By Justin Sink
"Well, I think you hit a reset button for the fall campaign," Fehrnstrom said. "Everything changes. It's almost like an Etch-A-Sketch. You can kind of shake it up and we start all over again."
The Romney campaign has maintained that Fehrnstrom simply meant that Romney would be pivoting from a discussion if issues important to GOP voters to those relevant to a wider audience, not abandoning his conservative principles. But the remarks played into a narrative that has dogged Romney's campaign since his initial run for president in 2008 — that the former Massachusetts governor has driven hard to the right and flip-flopped on important policy issues simply to appeal to the GOP base. That's left some Republicans concerned about how Romney would govern, and if he could adequately deflect Democrats' attempt to paint him as opportunistic in the general election.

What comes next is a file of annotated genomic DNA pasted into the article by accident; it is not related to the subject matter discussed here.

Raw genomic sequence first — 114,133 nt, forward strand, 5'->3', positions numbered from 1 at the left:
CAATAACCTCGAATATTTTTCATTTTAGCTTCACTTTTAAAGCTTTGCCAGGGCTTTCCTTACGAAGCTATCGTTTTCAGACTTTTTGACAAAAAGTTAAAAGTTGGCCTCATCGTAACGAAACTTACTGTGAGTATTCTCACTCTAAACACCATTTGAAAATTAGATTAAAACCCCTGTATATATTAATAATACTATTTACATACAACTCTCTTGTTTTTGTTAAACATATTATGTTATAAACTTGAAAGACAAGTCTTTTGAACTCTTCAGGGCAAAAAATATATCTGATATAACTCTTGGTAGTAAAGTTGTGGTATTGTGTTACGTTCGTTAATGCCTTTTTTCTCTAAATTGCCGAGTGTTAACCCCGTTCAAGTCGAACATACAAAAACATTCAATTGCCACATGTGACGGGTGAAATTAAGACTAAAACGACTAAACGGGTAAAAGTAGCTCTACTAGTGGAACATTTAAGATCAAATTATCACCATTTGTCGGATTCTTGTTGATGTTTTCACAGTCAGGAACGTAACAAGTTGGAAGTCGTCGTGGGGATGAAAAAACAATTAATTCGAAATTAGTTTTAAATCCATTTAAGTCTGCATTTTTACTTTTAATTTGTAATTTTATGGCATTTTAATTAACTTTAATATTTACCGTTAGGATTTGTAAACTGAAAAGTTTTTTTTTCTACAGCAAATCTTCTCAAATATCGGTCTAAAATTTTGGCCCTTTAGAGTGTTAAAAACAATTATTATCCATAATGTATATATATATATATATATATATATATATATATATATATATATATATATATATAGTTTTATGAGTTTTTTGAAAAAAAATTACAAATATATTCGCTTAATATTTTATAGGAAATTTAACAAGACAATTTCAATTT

Rivals on both sides of the aisle seized on the remarks. Newt Gingrich and Rick Santorum both produced the toy while giving stump speeches in Louisiana Wednesday.
Gingrich, who was speaking in Lake Charles, La., handed the toy to a child in the front row of his event and quipped, "you can now be a presidential candidate."
Santorum, meanwhile, argued that voters were looking for someone "who writes what they believe in stone," and not an "Etch a Sketch candidate."
Meanwhile, a Santorum spokeswoman handed out pocket-sized versions of the toy in the parking lot outside Romney's event.
Democrats joined the chorus of jeers, with the DNC releasing a web video accusing Romney of "trying to scrub his extreme record."
The Etch A Sketch controversy dominated Wednesday's news cycle, halting momentum Romney had earned off a strong win in Tuesday's Illinois primary and a surprise endorsement from former Florida Governor Jeb Bush.